In 1973 a new antigen was reported that occurred in 5% of Indians from Bombay. Two
years later, Dr. Giles reported the Salis serum which contained an antibody to a high
frequency antigen that was antithetical to Ina, thus, it was
named Inb. A higher frequency of Ina
has been found in some Arabs (10-12%). Both of the Indian antigens can be suppressed by
the In(Lu) gene (LU). In addition, the
null phenotype, ie. "In(a-b-)", has been reported in a patient diagnosed with
congenital dyserythropoietic anemia. In this case there appears to be a silent allele
present (no protein is produced) but the exact molecular basis for this is unknown at this
The gene for Indian is located on chromosome 11p13 and is named CD44.
CD44 is a 80,000 molecular weight glycoprotein that is found on many cells including white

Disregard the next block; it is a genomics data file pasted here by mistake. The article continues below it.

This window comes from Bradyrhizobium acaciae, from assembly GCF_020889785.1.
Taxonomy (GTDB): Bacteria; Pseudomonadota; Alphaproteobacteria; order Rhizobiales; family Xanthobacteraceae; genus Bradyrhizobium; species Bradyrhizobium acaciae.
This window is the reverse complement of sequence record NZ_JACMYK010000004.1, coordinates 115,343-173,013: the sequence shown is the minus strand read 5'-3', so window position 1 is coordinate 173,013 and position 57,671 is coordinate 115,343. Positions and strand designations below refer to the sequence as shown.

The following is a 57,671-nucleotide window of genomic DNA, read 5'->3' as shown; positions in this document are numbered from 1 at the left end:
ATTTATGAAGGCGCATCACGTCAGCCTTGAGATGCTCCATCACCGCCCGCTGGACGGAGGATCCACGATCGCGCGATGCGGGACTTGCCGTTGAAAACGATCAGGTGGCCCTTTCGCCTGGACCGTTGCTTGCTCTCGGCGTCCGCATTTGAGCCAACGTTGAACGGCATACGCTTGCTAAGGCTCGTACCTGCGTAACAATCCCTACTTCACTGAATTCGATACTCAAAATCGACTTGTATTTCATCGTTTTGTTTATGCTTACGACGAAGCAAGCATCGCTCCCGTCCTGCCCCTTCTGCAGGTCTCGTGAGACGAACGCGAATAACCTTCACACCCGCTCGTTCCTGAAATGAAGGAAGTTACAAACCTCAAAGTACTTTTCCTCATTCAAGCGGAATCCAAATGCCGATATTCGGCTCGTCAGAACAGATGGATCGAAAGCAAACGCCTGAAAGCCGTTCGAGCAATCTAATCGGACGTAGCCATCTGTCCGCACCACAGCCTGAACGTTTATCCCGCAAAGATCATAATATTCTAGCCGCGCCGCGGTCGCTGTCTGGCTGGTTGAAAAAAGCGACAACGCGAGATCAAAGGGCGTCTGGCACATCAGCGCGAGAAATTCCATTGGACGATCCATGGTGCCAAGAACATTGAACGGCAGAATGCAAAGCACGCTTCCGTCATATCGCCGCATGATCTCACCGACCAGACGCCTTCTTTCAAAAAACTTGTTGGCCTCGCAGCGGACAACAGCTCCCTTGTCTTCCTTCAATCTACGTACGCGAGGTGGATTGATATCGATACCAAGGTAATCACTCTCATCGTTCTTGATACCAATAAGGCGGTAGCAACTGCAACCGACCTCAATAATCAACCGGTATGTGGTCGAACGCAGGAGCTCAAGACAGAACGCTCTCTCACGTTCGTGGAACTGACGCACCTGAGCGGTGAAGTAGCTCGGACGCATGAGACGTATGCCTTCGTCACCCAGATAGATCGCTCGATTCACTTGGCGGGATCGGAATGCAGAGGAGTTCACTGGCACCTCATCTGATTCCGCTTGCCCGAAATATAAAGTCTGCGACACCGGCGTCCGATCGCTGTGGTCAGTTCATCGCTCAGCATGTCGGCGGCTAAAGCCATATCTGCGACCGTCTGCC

blood cells, brain, breast, heart, kidney, liver, lungs and skin to name a few. It is
believed to be important in "lymphocyte homing". A point mutation at bp position
252 is responsible for the Indian antigens. The Ina antigen has
proline at amino acid 26 while Inb has arginine. Preliminary
data suggest that the antigen AnWj may also be carried on CD44 and that this antigen may
soon be assigned to the IN system.
Although originally investigated as a serological problem, the IN/CD44 protein is of
considerable importance in cancer. Alternative forms or sizes of the CD44 mRNA may be
produced and are called isoforms. In certain types of cancer, eg. melanoma and colonic
carcinoma, there is an over-expression of some CD44 isoforms. Thus, detection of these
alternate forms is currently under investigation as a means for early detection of some
cancers as well as new therapies for cancer.